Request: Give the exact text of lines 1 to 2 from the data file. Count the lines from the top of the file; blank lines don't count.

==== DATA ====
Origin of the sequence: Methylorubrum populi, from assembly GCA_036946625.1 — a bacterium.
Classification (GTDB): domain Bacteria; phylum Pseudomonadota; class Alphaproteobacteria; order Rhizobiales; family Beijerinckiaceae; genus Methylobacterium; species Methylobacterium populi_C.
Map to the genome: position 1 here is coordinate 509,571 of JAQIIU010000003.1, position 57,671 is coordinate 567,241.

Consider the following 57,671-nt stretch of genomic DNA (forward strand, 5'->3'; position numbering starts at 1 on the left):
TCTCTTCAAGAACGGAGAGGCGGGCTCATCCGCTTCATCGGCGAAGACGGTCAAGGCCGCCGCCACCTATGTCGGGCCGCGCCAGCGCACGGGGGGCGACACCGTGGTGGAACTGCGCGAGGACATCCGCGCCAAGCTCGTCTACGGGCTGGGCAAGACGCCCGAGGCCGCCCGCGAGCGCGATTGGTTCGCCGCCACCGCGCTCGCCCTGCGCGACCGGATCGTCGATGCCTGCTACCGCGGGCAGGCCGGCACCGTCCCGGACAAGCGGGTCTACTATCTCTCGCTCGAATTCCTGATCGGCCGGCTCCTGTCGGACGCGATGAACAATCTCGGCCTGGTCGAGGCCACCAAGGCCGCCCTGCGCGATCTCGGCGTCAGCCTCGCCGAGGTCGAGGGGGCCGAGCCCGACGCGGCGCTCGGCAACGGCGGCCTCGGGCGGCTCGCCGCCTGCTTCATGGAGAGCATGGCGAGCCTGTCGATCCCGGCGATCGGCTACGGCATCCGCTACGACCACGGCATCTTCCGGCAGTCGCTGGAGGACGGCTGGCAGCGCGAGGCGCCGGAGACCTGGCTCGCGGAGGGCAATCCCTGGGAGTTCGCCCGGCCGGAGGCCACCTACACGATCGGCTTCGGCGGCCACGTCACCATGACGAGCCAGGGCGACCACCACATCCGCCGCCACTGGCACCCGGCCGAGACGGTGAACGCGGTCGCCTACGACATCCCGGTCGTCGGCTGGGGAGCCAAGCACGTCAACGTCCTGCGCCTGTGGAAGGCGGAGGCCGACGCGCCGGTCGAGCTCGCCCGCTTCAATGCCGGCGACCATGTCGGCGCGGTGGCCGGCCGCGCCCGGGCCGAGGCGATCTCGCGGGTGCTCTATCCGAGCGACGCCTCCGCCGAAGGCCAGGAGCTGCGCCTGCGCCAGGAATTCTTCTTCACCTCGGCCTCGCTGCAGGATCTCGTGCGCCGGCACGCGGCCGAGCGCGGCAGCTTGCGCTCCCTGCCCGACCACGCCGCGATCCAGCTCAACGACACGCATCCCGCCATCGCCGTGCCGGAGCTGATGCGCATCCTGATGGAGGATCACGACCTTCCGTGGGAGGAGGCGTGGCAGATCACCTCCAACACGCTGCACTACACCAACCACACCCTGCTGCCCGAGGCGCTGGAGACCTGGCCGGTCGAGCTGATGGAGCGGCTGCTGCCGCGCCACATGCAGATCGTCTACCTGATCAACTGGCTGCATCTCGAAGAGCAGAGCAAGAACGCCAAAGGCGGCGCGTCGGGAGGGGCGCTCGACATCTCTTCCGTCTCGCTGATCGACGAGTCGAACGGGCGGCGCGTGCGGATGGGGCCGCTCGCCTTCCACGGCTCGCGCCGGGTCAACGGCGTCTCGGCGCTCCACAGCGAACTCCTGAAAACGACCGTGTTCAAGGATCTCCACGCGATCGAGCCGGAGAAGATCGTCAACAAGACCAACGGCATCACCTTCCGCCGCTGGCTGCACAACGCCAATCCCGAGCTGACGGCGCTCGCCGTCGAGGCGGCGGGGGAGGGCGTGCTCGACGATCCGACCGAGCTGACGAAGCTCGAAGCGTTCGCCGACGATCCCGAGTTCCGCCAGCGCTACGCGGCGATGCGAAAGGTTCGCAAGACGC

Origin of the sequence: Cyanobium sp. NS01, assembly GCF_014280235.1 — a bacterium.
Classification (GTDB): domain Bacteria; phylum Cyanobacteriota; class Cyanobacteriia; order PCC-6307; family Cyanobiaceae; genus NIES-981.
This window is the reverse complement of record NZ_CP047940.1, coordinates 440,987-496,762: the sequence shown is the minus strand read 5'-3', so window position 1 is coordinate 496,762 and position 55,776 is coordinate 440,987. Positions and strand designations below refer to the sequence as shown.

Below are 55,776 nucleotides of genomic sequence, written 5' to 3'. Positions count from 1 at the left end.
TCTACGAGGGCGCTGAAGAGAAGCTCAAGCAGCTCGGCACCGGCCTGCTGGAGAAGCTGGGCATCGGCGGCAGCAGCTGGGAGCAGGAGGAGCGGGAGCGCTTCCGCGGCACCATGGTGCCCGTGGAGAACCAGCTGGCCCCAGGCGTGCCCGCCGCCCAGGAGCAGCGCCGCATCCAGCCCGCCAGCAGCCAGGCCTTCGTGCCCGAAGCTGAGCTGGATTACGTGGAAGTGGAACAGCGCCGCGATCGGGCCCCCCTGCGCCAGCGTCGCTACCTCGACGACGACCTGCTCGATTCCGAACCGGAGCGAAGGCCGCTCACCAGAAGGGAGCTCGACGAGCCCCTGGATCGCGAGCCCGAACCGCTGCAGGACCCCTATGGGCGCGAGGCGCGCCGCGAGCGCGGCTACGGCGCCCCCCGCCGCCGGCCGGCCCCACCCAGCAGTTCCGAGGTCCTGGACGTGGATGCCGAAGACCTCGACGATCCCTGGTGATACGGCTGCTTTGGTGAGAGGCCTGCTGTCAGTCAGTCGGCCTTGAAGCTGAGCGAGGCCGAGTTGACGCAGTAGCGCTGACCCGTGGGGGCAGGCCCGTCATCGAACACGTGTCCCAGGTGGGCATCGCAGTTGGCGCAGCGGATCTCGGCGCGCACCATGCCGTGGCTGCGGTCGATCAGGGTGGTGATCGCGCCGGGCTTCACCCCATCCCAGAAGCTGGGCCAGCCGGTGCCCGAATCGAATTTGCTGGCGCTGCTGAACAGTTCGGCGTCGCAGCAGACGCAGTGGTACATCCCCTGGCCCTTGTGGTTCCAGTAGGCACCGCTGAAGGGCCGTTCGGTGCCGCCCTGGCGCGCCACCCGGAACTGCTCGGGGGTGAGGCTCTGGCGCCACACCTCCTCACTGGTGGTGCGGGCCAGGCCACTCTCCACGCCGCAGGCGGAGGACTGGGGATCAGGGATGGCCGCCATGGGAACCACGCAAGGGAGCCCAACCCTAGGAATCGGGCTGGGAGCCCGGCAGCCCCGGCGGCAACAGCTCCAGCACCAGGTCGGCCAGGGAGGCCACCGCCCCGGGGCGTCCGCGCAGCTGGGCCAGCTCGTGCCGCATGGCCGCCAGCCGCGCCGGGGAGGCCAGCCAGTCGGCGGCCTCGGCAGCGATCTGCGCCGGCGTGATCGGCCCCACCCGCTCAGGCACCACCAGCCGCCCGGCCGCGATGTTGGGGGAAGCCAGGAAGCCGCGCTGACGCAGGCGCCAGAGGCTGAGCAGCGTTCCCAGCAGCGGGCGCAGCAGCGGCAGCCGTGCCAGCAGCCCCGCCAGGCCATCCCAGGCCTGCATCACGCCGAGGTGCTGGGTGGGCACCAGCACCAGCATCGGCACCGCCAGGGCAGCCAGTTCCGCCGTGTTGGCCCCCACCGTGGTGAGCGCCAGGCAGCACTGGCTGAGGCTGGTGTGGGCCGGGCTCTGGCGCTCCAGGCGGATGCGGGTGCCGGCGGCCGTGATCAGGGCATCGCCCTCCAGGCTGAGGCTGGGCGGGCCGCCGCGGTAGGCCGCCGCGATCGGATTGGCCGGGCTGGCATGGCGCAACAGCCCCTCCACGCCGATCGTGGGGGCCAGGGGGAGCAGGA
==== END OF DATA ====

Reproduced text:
Origin of the sequence: Methylorubrum populi, from assembly GCA_036946625.1 — a bacterium.
Classification (GTDB): domain Bacteria; phylum Pseudomonadota; class Alphaproteobacteria; order Rhizobiales; family Beijerinckiaceae; genus Methylobacterium; species Methylobacterium populi_C.